Initially skimming through this, I was impressed. I thought, finally, here is a modern Frank Miller comic that doesn’t look incoherent and cringe-worthy. And while this isn’t a train-wreck on par with Superman: Year One—it’s billowing smoke and needs full-system maintenance.
First, let’s talk about everybody’s favorite topic: guessing an author’s political beliefs. Yay! To be fair, it’s nigh impossible to not guess what Miller is trying to say in his work. After all, The Dark Knight Return’s version of Batman is of an anarchist who gives the finger to government chumps like Superman. TDKR is practically an Alan Moore work in the way it criticizes the wave of 80’s Conservatism.
Yet, Miller has written and said things that don’t point to him being necessarily liberal. Holy Terror is xenophobia incarnate. And also he’s got this weird thing for Nazis.
Th point is, Miller is aggressive when it comes to expressing himself. So I guess it makes sense that this sequel of a sequel of a sequel would get into the political weeds. And I would take a wild guess that Miller isn’t crazy about Trump. Why? Well—the POTUS is in this book. A lot. And I’m not referring to a clever stand-in for the President. No, I mean—the actual Trump, this identical likeness—is in here.
While that’s certainly not subtle, get this—he’s a puppet of Darkseid and supported by Joker and his gang of clowns, who use voter suppression to get Trump into office. Whether you love or hate Donald J. Trump…this is pretty ridiculous. Remember that recent episode of the Simpsons that combined West Side Story and the Squad? Yeah, this reminds me of that. Political satire is cool and all, and farce thrives on bluntness, but at least give us something with some insight. Or fun.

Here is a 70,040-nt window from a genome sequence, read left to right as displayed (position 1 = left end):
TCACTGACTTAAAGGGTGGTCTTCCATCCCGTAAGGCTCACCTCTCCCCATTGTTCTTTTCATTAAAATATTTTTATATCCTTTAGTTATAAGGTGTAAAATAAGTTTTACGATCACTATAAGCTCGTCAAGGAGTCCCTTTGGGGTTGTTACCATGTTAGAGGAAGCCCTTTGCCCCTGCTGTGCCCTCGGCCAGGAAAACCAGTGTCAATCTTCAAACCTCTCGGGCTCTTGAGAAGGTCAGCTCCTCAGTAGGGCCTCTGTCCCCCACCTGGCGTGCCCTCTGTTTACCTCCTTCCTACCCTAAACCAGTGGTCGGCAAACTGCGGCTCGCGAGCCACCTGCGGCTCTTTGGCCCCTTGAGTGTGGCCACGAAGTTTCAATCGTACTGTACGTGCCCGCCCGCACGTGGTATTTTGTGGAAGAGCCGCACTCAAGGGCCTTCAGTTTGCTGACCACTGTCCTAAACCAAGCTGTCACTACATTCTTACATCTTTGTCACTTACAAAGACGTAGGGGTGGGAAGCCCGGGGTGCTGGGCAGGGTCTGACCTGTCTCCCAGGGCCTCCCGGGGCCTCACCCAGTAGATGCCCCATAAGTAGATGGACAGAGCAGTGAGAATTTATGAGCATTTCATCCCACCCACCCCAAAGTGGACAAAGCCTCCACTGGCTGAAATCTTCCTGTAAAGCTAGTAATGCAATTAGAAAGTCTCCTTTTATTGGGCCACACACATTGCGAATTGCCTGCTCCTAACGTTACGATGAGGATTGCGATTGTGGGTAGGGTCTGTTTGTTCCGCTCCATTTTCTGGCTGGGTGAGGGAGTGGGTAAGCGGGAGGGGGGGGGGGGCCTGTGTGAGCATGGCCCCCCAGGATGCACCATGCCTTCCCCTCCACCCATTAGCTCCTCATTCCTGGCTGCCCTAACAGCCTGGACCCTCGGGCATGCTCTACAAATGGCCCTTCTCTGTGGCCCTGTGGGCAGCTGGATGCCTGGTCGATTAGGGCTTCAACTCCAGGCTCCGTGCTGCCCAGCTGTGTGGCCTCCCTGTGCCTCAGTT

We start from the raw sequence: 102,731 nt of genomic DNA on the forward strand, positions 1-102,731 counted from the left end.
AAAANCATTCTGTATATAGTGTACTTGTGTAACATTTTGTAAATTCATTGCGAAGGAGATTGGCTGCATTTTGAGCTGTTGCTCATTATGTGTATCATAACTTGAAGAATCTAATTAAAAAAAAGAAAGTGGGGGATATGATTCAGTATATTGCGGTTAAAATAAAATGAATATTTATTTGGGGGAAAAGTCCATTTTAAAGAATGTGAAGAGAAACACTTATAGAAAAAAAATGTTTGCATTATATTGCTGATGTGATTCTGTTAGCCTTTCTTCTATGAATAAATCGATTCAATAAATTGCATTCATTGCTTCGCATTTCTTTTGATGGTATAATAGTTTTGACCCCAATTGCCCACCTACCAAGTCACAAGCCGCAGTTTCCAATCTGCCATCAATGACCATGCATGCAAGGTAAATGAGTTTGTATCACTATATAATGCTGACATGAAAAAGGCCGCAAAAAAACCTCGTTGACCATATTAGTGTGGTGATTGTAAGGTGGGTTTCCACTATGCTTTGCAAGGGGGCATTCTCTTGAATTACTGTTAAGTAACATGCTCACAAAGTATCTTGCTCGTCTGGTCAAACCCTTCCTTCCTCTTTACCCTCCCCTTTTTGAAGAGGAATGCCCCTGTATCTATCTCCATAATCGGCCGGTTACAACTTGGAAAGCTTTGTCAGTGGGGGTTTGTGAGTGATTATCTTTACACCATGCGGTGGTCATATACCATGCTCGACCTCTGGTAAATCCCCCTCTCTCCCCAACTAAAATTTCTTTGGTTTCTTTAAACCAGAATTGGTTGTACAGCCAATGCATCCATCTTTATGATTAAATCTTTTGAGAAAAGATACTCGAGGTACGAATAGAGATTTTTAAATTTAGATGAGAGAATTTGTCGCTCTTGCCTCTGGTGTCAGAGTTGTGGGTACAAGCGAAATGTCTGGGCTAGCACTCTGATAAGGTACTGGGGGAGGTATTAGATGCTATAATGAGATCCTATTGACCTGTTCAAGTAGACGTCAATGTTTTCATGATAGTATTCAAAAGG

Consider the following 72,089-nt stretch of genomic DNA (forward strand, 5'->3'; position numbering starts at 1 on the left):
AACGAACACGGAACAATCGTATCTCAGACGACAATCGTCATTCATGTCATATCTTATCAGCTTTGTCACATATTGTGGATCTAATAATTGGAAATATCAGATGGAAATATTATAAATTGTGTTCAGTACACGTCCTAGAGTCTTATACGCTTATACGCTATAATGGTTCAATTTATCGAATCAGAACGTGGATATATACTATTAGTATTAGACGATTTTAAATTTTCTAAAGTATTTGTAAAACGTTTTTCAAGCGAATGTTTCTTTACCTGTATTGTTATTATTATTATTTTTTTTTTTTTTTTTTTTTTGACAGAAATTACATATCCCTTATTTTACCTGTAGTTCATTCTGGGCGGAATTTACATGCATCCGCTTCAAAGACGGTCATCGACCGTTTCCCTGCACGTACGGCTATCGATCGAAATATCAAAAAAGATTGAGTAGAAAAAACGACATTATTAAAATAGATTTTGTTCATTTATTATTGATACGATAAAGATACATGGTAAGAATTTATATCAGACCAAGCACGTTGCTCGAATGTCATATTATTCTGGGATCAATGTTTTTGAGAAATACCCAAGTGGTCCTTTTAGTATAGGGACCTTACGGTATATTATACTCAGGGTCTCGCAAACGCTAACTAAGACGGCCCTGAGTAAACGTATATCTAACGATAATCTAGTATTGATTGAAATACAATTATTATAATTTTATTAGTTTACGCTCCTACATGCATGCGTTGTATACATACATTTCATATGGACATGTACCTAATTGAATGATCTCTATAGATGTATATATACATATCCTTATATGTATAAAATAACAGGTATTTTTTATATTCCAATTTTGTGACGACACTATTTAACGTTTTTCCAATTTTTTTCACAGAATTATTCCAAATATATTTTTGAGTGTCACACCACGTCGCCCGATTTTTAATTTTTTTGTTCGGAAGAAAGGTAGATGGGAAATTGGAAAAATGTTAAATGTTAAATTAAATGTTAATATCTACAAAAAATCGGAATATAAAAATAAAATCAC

Speaking of which—the actual story is a mess. We open with Jonathan, Lara’s brother, listening to her and Clark talk about him. And while they talk, Jonathan monologues for us. So this is about Jonathan, right? He’s the Golden Child? Well, technically, but it doesn’t feel like it. Most of the 50+ pages are spent on Lara, Darkseid, Joker, or Carrie Kelly. Jonathan is just here to be a Deus Ex Machina. Twice.
Characterization is a problem as well. Almost from her very introduction, Lara waxes on like a villain about how boorish humans are. Yet, when Darkseid offers her power and a chance to punish earth, she seems interested at first…then rejects him for no reason. Jonathan is the main character, yet he’s not terribly interesting beyond mildly defending earth to Lara then serving as a Deus Ex Machina. Twice.
By far, Carrie Kelly is the most interesting character. Constantly thinking of her mentor, her determination has spoiled into cruelty. She even thinks that Batman wasn’t tough enough on the criminals in some respects. So is her disposition treated as a problem or as a darkness she must deal with? Nope. Here is an anarchist who we’re not supposed to pass judgement on, almost like the original TDKR, but flimsier.
Although taking inspiration from Miller, Rafael Grampa’s hyper-textured work reminded me more of Frank Quitely, Chris Burnham, and Ian Bertram. I suppose I could take issue with that, but the layouts are so inventive, it’s hard to think of Grampa as too unoriginal. Most impressive is Grampa’s slavish nods to Akira in the finale when Gotham is leveled like a bomb went off (or Man of Steel happened).
It’s hard to see why this exists. While many will buy this just because of Frank Miller’s “triumphant return” to the TDKR universe, it doesn’t warrant its price or length. As satire, it’s weak. As a story in general, it’s sloppy. As a Frank Miller comic? Predictably disappointing.